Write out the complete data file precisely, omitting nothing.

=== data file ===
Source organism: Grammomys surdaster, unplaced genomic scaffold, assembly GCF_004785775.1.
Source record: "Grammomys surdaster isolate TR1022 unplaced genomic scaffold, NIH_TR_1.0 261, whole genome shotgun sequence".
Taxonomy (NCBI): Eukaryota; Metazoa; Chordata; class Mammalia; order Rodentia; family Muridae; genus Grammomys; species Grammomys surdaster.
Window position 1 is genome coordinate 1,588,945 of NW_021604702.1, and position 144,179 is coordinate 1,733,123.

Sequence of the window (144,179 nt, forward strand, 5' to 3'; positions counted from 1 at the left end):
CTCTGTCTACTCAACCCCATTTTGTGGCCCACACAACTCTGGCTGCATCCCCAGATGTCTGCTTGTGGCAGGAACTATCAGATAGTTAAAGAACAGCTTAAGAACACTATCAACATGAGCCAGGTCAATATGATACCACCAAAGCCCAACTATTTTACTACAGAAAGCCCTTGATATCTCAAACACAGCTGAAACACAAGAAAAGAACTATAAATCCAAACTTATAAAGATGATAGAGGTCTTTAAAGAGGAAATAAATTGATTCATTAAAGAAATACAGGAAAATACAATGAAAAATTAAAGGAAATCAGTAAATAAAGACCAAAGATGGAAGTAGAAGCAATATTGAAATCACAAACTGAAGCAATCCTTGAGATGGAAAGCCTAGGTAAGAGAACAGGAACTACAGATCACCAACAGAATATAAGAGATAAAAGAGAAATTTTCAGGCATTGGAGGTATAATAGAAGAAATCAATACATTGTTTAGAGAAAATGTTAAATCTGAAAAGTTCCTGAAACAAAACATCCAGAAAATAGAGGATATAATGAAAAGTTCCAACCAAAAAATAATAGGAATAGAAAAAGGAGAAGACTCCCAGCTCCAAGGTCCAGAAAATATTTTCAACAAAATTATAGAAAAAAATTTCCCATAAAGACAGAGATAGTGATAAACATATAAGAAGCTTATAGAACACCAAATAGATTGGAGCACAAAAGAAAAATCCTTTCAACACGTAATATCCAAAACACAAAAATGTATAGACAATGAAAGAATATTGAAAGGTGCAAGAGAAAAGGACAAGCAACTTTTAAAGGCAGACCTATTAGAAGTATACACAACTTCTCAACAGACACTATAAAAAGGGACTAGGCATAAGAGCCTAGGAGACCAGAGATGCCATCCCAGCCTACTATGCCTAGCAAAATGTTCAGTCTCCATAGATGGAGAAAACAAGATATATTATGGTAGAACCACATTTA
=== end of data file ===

Source organism: Grammomys surdaster, unplaced genomic scaffold, assembly GCF_004785775.1.
Source record: "Grammomys surdaster isolate TR1022 unplaced genomic scaffold, NIH_TR_1.0 261, whole genome shotgun sequence".
Taxonomy (NCBI): Eukaryota; Metazoa; Chordata; class Mammalia; order Rodentia; family Muridae; genus Grammomys; species Grammomys surdaster.
Window position 1 is genome coordinate 1,588,945 of NW_021604702.1, and position 144,179 is coordinate 1,733,123.

Sequence of the window (144,179 nt, forward strand, 5' to 3'; positions counted from 1 at the left end):
CTCTGTCTACTCAACCCCATTTTGTGGCCCACACAACTCTGGCTGCATCCCCAGATGTCTGCTTGTGGCAGGAACTATCAGATAGTTAAAGAACAGCTTAAGAACACTATCAACATGAGCCAGGTCAATATGATACCACCAAAGCCCAACTATTTTACTACAGAAAGCCCTTGATATCTCAAACACAGCTGAAACACAAGAAAAGAACTATAAATCCAAACTTATAAAGATGATAGAGGTCTTTAAAGAGGAAATAAATTGATTCATTAAAGAAATACAGGAAAATACAATGAAAAATTAAAGGAAATCAGTAAATAAAGACCAAAGATGGAAGTAGAAGCAATATTGAAATCACAAACTGAAGCAATCCTTGAGATGGAAAGCCTAGGTAAGAGAACAGGAACTACAGATCACCAACAGAATATAAGAGATAAAAGAGAAATTTTCAGGCATTGGAGGTATAATAGAAGAAATCAATACATTGTTTAGAGAAAATGTTAAATCTGAAAAGTTCCTGAAACAAAACATCCAGAAAATAGAGGATATAATGAAAAGTTCCAACCAAAAAATAATAGGAATAGAAAAAGGAGAAGACTCCCAGCTCCAAGGTCCAGAAAATATTTTCAACAAAATTATAGAAAAAAATTTCCCATAAAGACAGAGATAGTGATAAACATATAAGAAGCTTATAGAACACCAAATAGATTGGAGCACAAAAGAAAAATCCTTTCAACACGTAATATCCAAAACACAAAAATGTATAGACAATGAAAGAATATTGAAAGGTGCAAGAGAAAAGGACAAGCAACTTTTAAAGGCAGACCTATTAGAAGTATACACAACTTCTCAACAGACACTATAAAAAGGGACTAGGCATAAGAGCCTAGGAGACCAGAGATGCCATCCCAGCCTACTATGCCTAGCAAAATGTTCAGTCTCCATAGATGGAGAAAACAAGATATATTATGGTAGAACCACATTTA